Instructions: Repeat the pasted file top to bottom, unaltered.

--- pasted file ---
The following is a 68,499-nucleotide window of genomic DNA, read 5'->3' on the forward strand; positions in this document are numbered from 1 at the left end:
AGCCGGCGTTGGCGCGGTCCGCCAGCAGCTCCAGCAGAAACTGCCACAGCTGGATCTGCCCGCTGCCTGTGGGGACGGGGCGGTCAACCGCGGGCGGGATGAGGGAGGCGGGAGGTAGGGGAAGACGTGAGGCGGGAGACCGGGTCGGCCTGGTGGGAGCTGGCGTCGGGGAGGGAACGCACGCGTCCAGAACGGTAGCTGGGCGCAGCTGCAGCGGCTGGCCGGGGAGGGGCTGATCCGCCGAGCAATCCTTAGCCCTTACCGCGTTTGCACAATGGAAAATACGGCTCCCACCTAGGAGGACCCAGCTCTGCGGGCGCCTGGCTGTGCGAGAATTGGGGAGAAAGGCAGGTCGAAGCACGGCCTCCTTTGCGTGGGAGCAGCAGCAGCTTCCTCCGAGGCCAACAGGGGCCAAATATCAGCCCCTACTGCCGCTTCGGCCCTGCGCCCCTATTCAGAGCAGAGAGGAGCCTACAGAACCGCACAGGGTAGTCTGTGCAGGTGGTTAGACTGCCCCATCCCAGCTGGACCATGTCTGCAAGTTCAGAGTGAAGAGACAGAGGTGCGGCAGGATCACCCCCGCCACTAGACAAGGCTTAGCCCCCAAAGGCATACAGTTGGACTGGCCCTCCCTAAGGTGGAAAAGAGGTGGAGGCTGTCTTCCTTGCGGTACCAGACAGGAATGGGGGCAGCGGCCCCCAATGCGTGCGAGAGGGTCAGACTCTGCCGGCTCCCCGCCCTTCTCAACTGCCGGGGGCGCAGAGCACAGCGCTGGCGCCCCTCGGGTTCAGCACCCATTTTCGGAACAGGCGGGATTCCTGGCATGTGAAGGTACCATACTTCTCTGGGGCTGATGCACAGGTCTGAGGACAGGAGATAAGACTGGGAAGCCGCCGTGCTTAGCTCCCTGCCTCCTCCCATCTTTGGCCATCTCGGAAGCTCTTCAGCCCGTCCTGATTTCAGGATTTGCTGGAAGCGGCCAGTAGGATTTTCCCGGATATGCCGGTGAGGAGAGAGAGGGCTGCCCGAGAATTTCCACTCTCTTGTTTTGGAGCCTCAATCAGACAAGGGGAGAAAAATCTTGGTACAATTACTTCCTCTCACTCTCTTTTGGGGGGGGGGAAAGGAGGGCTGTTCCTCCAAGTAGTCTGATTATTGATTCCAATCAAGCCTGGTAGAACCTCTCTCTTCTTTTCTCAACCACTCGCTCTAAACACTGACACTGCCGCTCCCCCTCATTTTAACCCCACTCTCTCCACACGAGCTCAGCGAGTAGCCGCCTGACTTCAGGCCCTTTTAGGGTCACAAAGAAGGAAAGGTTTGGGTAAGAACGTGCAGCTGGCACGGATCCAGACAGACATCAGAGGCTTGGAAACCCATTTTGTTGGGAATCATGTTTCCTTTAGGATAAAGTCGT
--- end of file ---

The following is a 68,499-nucleotide window of genomic DNA, read 5'->3' on the forward strand; positions in this document are numbered from 1 at the left end:
AGCCGGCGTTGGCGCGGTCCGCCAGCAGCTCCAGCAGAAACTGCCACAGCTGGATCTGCCCGCTGCCTGTGGGGACGGGGCGGTCAACCGCGGGCGGGATGAGGGAGGCGGGAGGTAGGGGAAGACGTGAGGCGGGAGACCGGGTCGGCCTGGTGGGAGCTGGCGTCGGGGAGGGAACGCACGCGTCCAGAACGGTAGCTGGGCGCAGCTGCAGCGGCTGGCCGGGGAGGGGCTGATCCGCCGAGCAATCCTTAGCCCTTACCGCGTTTGCACAATGGAAAATACGGCTCCCACCTAGGAGGACCCAGCTCTGCGGGCGCCTGGCTGTGCGAGAATTGGGGAGAAAGGCAGGTCGAAGCACGGCCTCCTTTGCGTGGGAGCAGCAGCAGCTTCCTCCGAGGCCAACAGGGGCCAAATATCAGCCCCTACTGCCGCTTCGGCCCTGCGCCCCTATTCAGAGCAGAGAGGAGCCTACAGAACCGCACAGGGTAGTCTGTGCAGGTGGTTAGACTGCCCCATCCCAGCTGGACCATGTCTGCAAGTTCAGAGTGAAGAGACAGAGGTGCGGCAGGATCACCCCCGCCACTAGACAAGGCTTAGCCCCCAAAGGCATACAGTTGGACTGGCCCTCCCTAAGGTGGAAAAGAGGTGGAGGCTGTCTTCCTTGCGGTACCAGACAGGAATGGGGGCAGCGGCCCCCAATGCGTGCGAGAGGGTCAGACTCTGCCGGCTCCCCGCCCTTCTCAACTGCCGGGGGCGCAGAGCACAGCGCTGGCGCCCCTCGGGTTCAGCACCCATTTTCGGAACAGGCGGGATTCCTGGCATGTGAAGGTACCATACTTCTCTGGGGCTGATGCACAGGTCTGAGGACAGGAGATAAGACTGGGAAGCCGCCGTGCTTAGCTCCCTGCCTCCTCCCATCTTTGGCCATCTCGGAAGCTCTTCAGCCCGTCCTGATTTCAGGATTTGCTGGAAGCGGCCAGTAGGATTTTCCCGGATATGCCGGTGAGGAGAGAGAGGGCTGCCCGAGAATTTCCACTCTCTTGTTTTGGAGCCTCAATCAGACAAGGGGAGAAAAATCTTGGTACAATTACTTCCTCTCACTCTCTTTTGGGGGGGGGGAAAGGAGGGCTGTTCCTCCAAGTAGTCTGATTATTGATTCCAATCAAGCCTGGTAGAACCTCTCTCTTCTTTTCTCAACCACTCGCTCTAAACACTGACACTGCCGCTCCCCCTCATTTTAACCCCACTCTCTCCACACGAGCTCAGCGAGTAGCCGCCTGACTTCAGGCCCTTTTAGGGTCACAAAGAAGGAAAGGTTTGGGTAAGAACGTGCAGCTGGCACGGATCCAGACAGACATCAGAGGCTTGGAAACCCATTTTGTTGGGAATCATGTTTCCTTTAGGATAAAGTCGT